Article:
In Franklin County, applicants need to fill out this form and deliver it to the county’s probate court at 373 S. High St. Hamilton County applicants need to complete this form and present a letter from a health professional verifying “transgender status.” A similar process is required in Cuyahoga County using this form.
Adelaide initially submitted an application in Clark County to change the name on her certificate in September 2021, followed by an application to correct the sex marker the next month. Once a form is received, the changes may take anywhere from four weeks to four months to be processed. However, Adelaide’s two applications were consolidated for a hearing in November in 2021.
Court documents show Adelaide explained to the court that she began to question her identity at age 4 and argued there was an error on her certificate “because the male sex marker did not take into account her mental state,” documents state. With her testimony, Adelaide included a copy of a letter signed by her mental healthcare provider, William Ford, and Dr. John P. Layh, a clinical psychologist supervisor.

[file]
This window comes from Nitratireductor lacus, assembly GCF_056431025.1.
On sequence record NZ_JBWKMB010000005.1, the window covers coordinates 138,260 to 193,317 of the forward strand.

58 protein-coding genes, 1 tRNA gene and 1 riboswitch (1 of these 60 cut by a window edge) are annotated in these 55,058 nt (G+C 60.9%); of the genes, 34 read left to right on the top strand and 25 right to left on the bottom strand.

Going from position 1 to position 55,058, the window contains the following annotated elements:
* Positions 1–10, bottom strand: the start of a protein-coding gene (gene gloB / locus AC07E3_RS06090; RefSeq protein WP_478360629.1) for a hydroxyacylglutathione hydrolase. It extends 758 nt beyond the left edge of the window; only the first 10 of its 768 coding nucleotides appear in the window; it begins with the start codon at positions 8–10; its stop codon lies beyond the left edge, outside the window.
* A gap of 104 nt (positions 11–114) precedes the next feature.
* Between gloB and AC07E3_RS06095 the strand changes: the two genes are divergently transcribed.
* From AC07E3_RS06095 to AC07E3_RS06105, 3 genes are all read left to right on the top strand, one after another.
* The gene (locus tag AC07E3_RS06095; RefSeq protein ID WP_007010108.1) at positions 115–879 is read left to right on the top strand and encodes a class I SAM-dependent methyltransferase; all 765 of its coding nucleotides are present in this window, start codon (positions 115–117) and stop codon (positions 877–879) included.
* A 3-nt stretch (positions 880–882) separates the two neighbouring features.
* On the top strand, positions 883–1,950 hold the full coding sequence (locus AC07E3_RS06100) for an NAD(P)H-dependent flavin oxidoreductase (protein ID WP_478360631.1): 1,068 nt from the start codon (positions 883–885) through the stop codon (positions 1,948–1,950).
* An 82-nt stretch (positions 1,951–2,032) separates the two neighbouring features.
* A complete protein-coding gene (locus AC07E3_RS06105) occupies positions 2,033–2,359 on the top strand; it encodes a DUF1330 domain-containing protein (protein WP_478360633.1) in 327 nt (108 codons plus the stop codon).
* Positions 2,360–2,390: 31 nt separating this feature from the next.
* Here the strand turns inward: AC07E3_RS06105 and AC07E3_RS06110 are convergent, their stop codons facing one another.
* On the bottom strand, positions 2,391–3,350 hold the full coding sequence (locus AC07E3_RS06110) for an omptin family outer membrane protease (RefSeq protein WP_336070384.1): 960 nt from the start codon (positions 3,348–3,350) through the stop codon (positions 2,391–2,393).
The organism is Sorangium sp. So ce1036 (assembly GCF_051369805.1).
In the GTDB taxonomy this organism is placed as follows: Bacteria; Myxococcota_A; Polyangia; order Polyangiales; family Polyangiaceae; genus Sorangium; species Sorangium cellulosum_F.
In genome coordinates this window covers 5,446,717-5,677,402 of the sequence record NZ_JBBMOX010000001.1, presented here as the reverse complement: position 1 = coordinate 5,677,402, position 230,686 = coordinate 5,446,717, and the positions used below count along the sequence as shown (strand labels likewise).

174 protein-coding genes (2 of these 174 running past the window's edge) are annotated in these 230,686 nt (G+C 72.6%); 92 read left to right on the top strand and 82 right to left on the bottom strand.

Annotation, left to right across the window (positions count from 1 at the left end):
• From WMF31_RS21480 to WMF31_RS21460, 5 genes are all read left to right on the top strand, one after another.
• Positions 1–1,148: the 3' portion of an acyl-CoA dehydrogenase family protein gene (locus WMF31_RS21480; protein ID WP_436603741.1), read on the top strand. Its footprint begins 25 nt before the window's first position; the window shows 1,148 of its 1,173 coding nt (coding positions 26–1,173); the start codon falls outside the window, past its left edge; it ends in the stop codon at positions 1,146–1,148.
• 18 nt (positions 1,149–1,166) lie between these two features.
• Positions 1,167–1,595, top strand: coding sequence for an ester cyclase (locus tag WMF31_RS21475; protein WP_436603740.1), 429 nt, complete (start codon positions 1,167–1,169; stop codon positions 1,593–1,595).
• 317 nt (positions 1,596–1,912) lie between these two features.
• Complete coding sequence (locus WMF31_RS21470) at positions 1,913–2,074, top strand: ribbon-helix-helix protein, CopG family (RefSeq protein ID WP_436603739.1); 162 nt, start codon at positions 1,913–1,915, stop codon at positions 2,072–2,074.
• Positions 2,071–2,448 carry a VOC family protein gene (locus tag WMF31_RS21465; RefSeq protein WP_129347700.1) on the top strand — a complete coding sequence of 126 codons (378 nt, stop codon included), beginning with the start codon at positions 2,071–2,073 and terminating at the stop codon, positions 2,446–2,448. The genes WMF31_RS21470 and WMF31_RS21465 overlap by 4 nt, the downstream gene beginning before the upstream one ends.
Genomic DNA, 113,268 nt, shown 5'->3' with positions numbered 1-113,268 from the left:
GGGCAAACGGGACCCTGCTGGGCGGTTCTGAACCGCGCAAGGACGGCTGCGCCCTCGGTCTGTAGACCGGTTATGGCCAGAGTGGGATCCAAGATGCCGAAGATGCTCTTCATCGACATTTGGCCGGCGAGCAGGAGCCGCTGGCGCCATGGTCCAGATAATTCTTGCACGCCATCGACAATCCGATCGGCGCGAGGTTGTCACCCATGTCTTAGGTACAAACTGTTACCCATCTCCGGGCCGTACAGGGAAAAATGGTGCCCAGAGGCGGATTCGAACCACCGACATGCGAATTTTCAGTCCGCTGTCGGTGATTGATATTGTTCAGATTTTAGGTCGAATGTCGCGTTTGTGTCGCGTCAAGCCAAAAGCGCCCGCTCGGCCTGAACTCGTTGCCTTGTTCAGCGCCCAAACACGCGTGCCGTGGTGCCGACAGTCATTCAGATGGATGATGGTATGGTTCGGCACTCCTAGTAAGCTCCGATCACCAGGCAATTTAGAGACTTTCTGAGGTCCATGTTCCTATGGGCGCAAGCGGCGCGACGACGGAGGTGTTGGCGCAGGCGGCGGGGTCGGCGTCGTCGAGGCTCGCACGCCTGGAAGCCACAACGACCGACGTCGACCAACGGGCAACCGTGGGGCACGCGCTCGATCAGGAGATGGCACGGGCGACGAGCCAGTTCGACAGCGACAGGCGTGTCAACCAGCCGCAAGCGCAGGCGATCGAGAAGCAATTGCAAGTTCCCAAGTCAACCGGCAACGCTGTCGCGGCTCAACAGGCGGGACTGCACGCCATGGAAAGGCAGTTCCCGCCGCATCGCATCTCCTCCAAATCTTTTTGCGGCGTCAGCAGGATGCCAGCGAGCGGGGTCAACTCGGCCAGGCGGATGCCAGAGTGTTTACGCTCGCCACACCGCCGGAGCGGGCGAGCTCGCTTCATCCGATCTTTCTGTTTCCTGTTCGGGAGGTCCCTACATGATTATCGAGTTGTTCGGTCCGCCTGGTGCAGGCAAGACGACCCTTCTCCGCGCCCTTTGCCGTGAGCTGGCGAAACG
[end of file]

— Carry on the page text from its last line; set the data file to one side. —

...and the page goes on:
“I, William H. Ford, Sr., MRC, acknowledge and attest to the sexual identity of [Adelaide] as
‘female’ both psychologically and in lifestyle gender expression,” the letter states.
Procedure calls for the old certificate to be sealed in a vault only accessible to the applicant followed by the ODH issuing a new certificate with no bearing evidence of a change being made. However, at the conclusion of the hearing, the probate court granted Adelaide’s request for a change of name but withheld a decision on her sex marker application.
Clark County Probate Court issued a written decision denying Adelaide’s request in December that year.
“The court rejected Adelaide’s arguments that the word ‘sex’ and the phrase ‘has not been properly and accurately recorded’ were ambiguous,” documents show.
After the Second District Court of Appeals agreed with Clark County Probate Court, Adelaide appealed to the Ohio Supreme Court.